Don’t forget to wash your hands… and your fresh vegetables

When it comes to washing fresh vegetables and fruits, there are five basic rules:

• Wash hands with warm soapy water, for at least 20 seconds, before handling fresh produce.

• Wash all fresh produce under clean, running water before peeling, cutting or eating.

• Scrubbing with a clean brush is only recommended for produce with a tough rind or peel — such as carrots, potatoes, cucumbers and squash — that will not be brushed or scratched by the brush bristles.

• Discard outer leaves of leafy vegetables like lettuce and cabbage before washing.

• Do not wash fruits and vegetables with bleach or soaps — it can be absorbed into the product and change the taste.

What about pesticides: Pesticides are strictly controlled by the FDA, USDA and EPA, and the health benefits of eating fruits and vegetables outweigh their possible presence. A lot of the pesticides are water-soluble and will come off with water, which is another reason to wash fruit and vegetables before you eat them.

Drying produce with a paper towel may further reduce bacteria. Although it is not necessary for items that will be cooked.

Washing with water is just as effective as consumer produce washes. Many produce washes include surfactants, which are cleaning agents. They work by attaching to oil and dirt and loosen water-resistant substances like wax. To use on food, they need to be registered with the EPA. However, research shows that washing produce with tap water is just as effective as washing produce with any produce wash solutions that are on the market.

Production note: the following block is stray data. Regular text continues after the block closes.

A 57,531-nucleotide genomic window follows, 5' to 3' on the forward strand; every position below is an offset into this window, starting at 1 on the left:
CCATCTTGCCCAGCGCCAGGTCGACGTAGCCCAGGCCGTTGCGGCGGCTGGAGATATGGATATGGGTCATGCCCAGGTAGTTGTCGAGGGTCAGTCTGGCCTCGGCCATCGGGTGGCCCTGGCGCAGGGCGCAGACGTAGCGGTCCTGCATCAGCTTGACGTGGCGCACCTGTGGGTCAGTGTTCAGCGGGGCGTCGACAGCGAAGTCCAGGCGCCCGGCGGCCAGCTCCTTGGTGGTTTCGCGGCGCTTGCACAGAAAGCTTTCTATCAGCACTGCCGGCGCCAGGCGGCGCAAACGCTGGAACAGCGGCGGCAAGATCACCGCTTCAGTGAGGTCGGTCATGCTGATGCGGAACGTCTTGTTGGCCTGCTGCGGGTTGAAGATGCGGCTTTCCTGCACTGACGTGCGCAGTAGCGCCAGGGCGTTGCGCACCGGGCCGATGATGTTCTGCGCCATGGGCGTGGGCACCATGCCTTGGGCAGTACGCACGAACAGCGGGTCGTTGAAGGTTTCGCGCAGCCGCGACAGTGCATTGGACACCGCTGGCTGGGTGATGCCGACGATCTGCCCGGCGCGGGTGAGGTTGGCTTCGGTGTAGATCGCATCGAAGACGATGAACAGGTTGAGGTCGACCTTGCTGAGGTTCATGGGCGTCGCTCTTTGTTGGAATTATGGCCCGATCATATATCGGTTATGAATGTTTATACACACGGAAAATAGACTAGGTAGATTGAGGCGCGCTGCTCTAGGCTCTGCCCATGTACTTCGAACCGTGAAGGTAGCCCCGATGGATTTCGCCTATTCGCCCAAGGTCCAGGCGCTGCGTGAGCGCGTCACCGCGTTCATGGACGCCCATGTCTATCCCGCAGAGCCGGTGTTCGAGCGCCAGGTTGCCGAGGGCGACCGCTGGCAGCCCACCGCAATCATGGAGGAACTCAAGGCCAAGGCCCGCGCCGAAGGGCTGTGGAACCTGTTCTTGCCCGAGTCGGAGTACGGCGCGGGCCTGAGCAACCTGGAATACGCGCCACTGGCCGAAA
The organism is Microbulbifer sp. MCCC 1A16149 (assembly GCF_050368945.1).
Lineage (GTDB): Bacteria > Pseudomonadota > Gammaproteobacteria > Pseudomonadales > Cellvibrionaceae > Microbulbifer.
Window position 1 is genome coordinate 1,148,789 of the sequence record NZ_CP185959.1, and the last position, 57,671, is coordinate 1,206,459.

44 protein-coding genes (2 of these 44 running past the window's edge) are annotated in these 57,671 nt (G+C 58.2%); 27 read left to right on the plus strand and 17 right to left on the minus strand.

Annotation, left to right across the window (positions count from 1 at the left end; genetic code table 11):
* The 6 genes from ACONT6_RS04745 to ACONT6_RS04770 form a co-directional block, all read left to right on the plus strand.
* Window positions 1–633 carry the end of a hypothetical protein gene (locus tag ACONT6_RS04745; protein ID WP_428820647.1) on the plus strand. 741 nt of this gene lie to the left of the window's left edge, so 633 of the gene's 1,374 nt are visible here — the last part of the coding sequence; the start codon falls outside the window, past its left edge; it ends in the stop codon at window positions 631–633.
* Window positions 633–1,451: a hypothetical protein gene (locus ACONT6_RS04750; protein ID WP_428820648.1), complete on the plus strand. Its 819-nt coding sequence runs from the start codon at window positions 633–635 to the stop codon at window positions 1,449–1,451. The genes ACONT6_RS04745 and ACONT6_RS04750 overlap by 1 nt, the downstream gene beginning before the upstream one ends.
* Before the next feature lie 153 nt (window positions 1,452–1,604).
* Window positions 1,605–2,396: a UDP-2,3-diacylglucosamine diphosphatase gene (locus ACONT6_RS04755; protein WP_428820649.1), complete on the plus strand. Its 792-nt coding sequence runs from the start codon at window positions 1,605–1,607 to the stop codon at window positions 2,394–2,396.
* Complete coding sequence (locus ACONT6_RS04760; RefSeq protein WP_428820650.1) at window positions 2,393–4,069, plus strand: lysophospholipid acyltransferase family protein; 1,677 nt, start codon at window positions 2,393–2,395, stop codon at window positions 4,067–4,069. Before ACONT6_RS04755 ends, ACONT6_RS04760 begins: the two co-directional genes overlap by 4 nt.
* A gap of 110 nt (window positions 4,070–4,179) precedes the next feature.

You can wash produce with baking soda and vinegar, however:

• Vinegar may affect flavor.

• Baking soda contains sodium which may affect the flavor of the produce. The strength of baking soda and water mixtures affects its cleaning ability.

For preparing salads, leafy greens like spinach, chard, kale and collards that are not pre-bagged need to be rinsed because many grow in sandy soils.

There is no need to wash bagged leafy green salads in sealed bags labeled “washed,” “triple washed” or “ready-to-eat.” They don’t need additional washing at the time of use unless specially directed on the label.

Fresh produce in the summer can provide many great dishes. You can find lots of ways to incorporate your produce into your diet. A great salad is always a hit at cookouts.


Cindy Williams41 Posts

Cindy Williams is the Meadowlark Extension District agent in the areas of food and nutrition.


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